2. b. transf. A violent downpour or rush of water.
†1. a. pl. The ‘flood-gates’ of heaven, viewed as keeping back the rain (with reference to Gen. vii. 11, viii. 2…)
“The flood-gates of heaven.”
What a title! Cataract Gorge, in northern Tasmania, is on the lower section of the South Esk River, where it merges with the Tamar River. Since the Trevallyn Dam was completed in 1955, the gorge has been a sedate and picturesque tourist attraction for surrounding Launceston, boasting the world’s longest single-span chairlift and several dozen peacocks. However, this now-controlled waterway is rarely deserving of the title “flood-gates of heaven.”
Except during spilling and a release.
Then, the gorge becomes a Mecca for kayakers and rafters around the island and beyond, and they descend the 5kms from the dam to the Tamar with varying degrees of ability and grace.
Since I was down in Tasmania anyway (ostensibly for an academic conference, but extended into a nearly three week holiday of beaches and climbing), I joined up with the Tasmanian University Rafters. I’d paddled with them when I lived in Tasmania, and had also rafted with them down the Upper Ouse River the previous day. The Ouse had been a bit of a disappointment, as Hydro Tasmania had predicted a release of 22 cumecs, and then someone had decided to release only 8, turning the glorious Grade 3 Central Highlands trip into a rather bony one.
Still, it wasn’t often that I had a chance to raft Cataract Gorge, and we had a strong team of experienced guides, so we headed off for Hydro’s promised northern release.
After the seeming compulsory stopover in Campbell Town* we arrived at the Trevallyn Dam get-in, and dragged our rafts and pumps down the little goat-track to the water. We’d decided to take two of the club’s delightfully gaudy polyurethane Sotars, as we weren’t sure how high a 25 cumec release through the Gorge would be and wanted these smaller (10 foot) boats just in case. We were joined by a commercial rafter known to a few in the club, who was using his own ancient and fantastically repaired raft to take a few of his friends down the release.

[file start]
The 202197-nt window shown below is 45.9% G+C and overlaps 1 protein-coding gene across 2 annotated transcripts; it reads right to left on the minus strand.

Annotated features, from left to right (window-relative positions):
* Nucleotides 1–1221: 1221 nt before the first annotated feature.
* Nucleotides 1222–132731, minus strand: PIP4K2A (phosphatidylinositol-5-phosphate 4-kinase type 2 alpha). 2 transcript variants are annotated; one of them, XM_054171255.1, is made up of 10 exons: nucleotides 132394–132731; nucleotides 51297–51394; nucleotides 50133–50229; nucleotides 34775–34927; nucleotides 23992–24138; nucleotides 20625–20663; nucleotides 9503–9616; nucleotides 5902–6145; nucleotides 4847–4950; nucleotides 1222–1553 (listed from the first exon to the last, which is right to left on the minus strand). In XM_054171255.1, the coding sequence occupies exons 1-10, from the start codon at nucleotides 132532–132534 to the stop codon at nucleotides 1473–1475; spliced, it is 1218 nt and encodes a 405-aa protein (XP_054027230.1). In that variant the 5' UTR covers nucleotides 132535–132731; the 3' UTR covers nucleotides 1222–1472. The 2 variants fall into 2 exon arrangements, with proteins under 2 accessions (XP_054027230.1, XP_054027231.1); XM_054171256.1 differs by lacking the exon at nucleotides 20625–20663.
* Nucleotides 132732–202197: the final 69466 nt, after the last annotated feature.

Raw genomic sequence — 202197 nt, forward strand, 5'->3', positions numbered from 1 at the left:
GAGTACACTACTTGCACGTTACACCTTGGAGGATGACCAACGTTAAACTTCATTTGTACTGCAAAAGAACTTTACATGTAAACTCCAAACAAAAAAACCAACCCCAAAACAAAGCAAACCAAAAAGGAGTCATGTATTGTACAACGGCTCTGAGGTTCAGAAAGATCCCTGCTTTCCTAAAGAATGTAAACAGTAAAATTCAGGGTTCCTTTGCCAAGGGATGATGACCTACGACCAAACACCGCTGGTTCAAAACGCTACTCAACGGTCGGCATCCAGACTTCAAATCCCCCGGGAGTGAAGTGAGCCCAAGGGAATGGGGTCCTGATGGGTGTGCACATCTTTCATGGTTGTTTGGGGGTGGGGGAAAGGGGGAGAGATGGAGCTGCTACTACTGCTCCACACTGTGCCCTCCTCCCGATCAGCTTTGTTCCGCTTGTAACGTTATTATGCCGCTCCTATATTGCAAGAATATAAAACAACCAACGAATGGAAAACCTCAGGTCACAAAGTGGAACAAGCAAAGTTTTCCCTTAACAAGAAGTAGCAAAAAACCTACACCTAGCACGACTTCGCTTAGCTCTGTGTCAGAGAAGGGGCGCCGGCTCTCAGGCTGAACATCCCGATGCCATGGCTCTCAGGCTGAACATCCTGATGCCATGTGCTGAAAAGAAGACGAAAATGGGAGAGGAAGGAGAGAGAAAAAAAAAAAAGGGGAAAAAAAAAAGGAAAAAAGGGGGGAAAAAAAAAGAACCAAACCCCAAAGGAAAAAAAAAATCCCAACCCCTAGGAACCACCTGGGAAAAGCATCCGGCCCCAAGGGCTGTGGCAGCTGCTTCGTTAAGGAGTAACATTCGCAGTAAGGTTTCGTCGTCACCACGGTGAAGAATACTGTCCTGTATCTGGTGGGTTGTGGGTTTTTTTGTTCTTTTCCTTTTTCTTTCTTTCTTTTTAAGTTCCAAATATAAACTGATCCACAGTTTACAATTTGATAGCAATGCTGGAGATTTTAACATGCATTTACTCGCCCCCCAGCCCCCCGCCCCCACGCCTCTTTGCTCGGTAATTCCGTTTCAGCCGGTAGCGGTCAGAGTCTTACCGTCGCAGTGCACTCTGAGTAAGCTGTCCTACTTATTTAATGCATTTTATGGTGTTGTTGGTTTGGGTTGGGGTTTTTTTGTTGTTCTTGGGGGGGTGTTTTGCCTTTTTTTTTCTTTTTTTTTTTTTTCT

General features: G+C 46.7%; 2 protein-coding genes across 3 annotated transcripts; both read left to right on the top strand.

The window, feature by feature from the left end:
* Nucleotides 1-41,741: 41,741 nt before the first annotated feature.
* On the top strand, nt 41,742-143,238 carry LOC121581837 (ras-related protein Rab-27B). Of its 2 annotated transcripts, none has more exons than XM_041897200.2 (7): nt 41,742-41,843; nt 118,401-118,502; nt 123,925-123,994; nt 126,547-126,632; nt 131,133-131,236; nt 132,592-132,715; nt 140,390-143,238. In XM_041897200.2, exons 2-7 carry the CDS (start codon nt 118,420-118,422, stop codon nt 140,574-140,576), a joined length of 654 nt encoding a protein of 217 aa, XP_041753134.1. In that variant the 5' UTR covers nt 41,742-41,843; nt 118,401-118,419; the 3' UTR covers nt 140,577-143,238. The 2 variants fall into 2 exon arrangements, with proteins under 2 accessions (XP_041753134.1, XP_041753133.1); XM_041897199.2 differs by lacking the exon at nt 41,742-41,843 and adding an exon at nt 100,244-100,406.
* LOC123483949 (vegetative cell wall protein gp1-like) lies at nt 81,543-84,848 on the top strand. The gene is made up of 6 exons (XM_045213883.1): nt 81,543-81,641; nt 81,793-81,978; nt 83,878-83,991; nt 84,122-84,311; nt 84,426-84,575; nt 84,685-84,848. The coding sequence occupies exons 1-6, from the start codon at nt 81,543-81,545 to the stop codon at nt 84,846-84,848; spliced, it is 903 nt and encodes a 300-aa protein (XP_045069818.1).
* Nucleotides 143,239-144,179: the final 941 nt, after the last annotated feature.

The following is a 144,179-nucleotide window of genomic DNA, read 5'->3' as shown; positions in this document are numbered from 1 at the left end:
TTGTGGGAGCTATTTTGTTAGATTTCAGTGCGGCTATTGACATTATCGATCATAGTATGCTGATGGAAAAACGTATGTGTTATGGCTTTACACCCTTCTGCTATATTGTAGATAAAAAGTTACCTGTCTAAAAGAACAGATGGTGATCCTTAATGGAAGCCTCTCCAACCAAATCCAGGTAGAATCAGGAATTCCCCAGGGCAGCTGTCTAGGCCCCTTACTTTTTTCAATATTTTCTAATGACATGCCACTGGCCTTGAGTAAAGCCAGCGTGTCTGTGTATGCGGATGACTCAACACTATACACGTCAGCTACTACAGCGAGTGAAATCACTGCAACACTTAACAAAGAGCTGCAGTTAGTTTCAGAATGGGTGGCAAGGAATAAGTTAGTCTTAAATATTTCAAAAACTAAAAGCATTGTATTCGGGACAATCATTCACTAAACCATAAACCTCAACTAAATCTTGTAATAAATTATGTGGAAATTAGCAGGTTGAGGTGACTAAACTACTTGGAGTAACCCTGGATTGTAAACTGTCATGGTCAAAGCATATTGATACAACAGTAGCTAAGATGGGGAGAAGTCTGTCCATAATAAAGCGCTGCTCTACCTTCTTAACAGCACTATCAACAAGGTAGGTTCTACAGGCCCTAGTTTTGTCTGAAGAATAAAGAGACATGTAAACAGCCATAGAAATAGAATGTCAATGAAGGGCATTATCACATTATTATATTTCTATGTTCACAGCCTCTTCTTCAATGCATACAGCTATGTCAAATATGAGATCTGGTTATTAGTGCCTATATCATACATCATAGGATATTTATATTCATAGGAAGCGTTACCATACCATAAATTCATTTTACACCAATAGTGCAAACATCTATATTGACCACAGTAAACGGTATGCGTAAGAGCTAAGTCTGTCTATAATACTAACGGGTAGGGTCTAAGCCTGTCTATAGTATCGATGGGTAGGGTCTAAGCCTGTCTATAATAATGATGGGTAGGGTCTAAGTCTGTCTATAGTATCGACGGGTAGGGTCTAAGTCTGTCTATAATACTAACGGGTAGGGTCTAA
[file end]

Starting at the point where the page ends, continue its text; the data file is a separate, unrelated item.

With faff as limited as we could make it, we prepared ourselves and our equipment, and then pushed off.
In Tasmania, this is probably one of the most renowned white water runs, and I’d been hearing stories about it for years before this trip. In our raft, only our guide had ever been down the river before, and there was a lot of expectation about what the flood-gates of heaven would turn out to be like when they were released.
We opened with flat water paddling, which quickly evolved into Grade 2, and built into Grade 3 and 4 once we’d portaged over the weir. (We were bemused by the commercial guide taking his raft straight over the weir as the kayakers were doing, and getting stuck for a time on top of it.) We picked up a stranded kayaker and ferried him to his eddy-bound kayak, though we were less sure of what to do with two absolutely adorable Black Duck ducklings, besides hope that their mother would find them again. By this point, one of our crew had nearly fallen out, and was already quite astonished by the size of the white water. He was assured that there was much more to come.